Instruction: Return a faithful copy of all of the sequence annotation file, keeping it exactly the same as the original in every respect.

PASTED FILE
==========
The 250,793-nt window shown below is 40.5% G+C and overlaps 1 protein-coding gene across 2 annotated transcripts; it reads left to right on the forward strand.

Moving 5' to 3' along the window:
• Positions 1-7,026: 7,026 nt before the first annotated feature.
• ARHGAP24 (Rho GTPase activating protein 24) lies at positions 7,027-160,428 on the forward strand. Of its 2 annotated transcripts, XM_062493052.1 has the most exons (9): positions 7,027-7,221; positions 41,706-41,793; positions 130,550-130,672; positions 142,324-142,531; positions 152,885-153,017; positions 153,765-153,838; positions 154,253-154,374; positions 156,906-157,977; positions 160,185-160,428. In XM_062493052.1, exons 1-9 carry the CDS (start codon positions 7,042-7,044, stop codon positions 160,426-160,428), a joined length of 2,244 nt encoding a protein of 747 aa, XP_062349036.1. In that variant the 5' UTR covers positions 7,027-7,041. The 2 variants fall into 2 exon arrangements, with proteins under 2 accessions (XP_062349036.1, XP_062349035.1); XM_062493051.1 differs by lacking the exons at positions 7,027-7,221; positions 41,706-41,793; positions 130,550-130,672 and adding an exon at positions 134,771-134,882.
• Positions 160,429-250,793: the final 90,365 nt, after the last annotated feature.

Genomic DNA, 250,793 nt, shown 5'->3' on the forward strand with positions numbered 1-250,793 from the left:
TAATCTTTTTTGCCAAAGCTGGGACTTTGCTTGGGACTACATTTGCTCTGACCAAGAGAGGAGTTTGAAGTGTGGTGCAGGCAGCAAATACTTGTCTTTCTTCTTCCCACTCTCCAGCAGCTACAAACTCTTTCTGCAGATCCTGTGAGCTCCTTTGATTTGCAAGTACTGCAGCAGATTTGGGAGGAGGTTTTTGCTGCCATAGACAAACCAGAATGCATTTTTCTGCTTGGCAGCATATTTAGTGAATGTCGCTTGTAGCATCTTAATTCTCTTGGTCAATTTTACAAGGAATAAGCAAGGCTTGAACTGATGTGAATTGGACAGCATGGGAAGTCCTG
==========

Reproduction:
The 250,793-nt window shown below is 40.5% G+C and overlaps 1 protein-coding gene across 2 annotated transcripts; it reads left to right on the forward strand.

Moving 5' to 3' along the window:
• Positions 1-7,026: 7,026 nt before the first annotated feature.
• ARHGAP24 (Rho GTPase activating protein 24) lies at positions 7,027-160,428 on the forward strand. Of its 2 annotated transcripts, XM_062493052.1 has the most exons (9): positions 7,027-7,221; positions 41,706-41,793; positions 130,550-130,672; positions 142,324-142,531; positions 152,885-153,017; positions 153,765-153,838; positions 154,253-154,374; positions 156,906-157,977; positions 160,185-160,428. In XM_062493052.1, exons 1-9 carry the CDS (start codon positions 7,042-7,044, stop codon positions 160,426-160,428), a joined length of 2,244 nt encoding a protein of 747 aa, XP_062349036.1. In that variant the 5' UTR covers positions 7,027-7,041. The 2 variants fall into 2 exon arrangements, with proteins under 2 accessions (XP_062349036.1, XP_062349035.1); XM_062493051.1 differs by lacking the exons at positions 7,027-7,221; positions 41,706-41,793; positions 130,550-130,672 and adding an exon at positions 134,771-134,882.
• Positions 160,429-250,793: the final 90,365 nt, after the last annotated feature.

Genomic DNA, 250,793 nt, shown 5'->3' on the forward strand with positions numbered 1-250,793 from the left:
TAATCTTTTTTGCCAAAGCTGGGACTTTGCTTGGGACTACATTTGCTCTGACCAAGAGAGGAGTTTGAAGTGTGGTGCAGGCAGCAAATACTTGTCTTTCTTCTTCCCACTCTCCAGCAGCTACAAACTCTTTCTGCAGATCCTGTGAGCTCCTTTGATTTGCAAGTACTGCAGCAGATTTGGGAGGAGGTTTTTGCTGCCATAGACAAACCAGAATGCATTTTTCTGCTTGGCAGCATATTTAGTGAATGTCGCTTGTAGCATCTTAATTCTCTTGGTCAATTTTACAAGGAATAAGCAAGGCTTGAACTGATGTGAATTGGACAGCATGGGAAGTCCTG